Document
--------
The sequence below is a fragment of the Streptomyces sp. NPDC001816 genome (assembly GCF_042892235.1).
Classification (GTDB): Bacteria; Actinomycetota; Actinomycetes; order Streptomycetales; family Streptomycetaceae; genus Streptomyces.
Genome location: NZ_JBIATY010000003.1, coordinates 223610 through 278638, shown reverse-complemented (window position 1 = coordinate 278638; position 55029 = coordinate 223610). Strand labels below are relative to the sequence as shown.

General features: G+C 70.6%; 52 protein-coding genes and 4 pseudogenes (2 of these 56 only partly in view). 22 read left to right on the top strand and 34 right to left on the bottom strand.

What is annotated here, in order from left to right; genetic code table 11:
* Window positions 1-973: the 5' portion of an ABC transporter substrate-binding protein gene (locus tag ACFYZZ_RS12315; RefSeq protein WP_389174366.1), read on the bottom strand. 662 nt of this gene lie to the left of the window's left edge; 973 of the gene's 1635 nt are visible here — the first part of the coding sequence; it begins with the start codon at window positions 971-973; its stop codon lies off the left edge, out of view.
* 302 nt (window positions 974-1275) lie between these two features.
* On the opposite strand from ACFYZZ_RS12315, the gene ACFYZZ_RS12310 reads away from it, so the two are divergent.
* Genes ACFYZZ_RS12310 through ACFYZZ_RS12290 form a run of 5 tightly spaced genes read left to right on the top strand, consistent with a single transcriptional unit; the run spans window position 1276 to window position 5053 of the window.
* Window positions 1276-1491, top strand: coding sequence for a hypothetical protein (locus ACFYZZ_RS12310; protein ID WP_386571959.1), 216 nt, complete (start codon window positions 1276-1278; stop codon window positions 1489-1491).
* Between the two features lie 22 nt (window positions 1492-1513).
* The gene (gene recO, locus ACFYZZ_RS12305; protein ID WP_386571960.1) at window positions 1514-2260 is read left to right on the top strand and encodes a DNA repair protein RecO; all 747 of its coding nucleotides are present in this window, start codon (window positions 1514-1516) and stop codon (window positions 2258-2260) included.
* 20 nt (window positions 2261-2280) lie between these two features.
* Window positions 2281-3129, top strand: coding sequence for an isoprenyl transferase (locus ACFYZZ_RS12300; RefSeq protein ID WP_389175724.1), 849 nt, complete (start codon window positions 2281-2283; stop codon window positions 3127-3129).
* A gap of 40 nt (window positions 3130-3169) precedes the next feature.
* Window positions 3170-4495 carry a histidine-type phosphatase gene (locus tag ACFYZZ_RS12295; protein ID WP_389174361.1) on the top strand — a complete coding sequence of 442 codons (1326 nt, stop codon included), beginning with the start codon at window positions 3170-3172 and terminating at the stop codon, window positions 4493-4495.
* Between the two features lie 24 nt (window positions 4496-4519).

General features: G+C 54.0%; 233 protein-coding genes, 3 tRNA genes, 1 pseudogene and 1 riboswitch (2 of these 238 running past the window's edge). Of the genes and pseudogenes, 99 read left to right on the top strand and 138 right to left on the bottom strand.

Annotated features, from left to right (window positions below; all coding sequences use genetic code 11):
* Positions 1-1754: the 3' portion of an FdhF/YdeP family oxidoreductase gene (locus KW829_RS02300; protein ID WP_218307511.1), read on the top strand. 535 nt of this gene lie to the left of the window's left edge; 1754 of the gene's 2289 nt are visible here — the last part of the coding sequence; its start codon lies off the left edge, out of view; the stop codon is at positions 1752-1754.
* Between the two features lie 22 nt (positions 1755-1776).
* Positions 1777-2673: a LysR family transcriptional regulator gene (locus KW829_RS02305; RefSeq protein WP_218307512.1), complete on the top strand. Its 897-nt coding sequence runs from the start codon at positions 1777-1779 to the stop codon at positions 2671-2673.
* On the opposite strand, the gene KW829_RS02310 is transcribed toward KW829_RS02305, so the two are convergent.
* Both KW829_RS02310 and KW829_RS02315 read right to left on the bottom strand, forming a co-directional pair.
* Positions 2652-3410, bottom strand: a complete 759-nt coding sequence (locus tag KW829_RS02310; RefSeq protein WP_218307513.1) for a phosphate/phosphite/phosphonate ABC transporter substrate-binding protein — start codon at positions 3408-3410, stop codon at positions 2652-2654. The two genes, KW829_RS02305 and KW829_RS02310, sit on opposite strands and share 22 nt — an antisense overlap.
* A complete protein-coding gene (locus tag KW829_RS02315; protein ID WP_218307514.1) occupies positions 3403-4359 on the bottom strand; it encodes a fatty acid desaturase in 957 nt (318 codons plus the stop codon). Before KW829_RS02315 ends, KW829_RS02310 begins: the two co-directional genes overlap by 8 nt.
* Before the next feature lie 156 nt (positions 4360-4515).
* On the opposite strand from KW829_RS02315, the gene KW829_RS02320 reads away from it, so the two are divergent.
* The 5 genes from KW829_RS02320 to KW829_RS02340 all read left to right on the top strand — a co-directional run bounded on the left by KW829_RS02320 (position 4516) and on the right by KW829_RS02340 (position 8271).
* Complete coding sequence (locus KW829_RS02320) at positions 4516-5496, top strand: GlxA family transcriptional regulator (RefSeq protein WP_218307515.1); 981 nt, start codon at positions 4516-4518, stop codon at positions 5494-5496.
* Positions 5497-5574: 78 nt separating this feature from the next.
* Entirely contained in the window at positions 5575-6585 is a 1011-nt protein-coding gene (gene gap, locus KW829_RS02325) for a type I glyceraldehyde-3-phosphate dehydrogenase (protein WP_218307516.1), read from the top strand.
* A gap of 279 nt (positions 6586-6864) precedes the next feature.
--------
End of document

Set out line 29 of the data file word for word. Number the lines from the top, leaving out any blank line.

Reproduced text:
* The 5 genes from KW829_RS02320 to KW829_RS02340 all read left to right on the top strand — a co-directional run bounded on the left by KW829_RS02320 (position 4516) and on the right by KW829_RS02340 (position 8271).